Along with that, the art additions include Digital Graffiti and a VR art space. What will both of those areas entail?
Our Digital Graffiti area showcases new frontiers of art, exhibiting interactive video and projection art. We have two artist,s in Rebecca Gillette and Ami Hanna, that are producing two separate exhibits. One exhibit allows the participants to interact with it by dancing in front of a screen that will recreate their movements and project them in amazing and magical ways. The second project allows participants to become projection artists, creating his or her own projection mapping and simple animations on a tablet that is then projected onto the screen. The Virtual Reality component will have a selected group of artists that traditionally work in 2D images like painting or drawing and giving them a basic training on how to use VR art tools like Tilt Brush and allowing them to create virtual artworks while the audience watches what the artist sees projected live on the screen. We are really interested in educating artists and the public on new media art forms such as projection art, virtual reality art creation, and other cool mediums like light art. People can also explore the VR software in between the artists' live painting sessions.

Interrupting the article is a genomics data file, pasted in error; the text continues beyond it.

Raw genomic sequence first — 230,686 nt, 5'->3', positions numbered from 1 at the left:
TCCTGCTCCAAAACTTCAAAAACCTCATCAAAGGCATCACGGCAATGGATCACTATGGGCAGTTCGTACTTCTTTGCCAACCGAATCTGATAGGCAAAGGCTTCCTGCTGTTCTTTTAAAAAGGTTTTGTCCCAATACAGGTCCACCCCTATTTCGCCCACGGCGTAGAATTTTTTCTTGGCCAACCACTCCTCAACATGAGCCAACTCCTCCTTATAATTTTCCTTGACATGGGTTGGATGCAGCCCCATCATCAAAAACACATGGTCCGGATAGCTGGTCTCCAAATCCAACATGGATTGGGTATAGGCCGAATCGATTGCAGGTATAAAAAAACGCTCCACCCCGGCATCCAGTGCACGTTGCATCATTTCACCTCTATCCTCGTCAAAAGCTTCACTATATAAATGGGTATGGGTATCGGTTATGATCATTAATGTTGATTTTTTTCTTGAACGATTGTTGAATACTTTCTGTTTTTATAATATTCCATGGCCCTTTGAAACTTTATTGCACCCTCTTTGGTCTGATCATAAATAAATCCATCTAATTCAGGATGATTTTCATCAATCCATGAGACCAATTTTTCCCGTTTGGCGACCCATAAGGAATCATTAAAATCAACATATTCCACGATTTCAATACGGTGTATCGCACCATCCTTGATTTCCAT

What else can people expect to see this year that we haven’t talked about?
Our music and performing arts lineup is simply unreal—it is also very diverse. Of course, we have amazing hip-hop acts and breakdancing battles, but we also have some great rock acts, a beatboxing cellist, reggae from renowned artist JRAS and even some African drumming and dance and musical theater. Saturday night we will be featuring hip-hop pioneer Grandmaster Flash who will be playing a two-hour set! So I suggest everyone wear their dancing shoes, because Salt Lake City is going to find out what The Get Down is, up close and personal.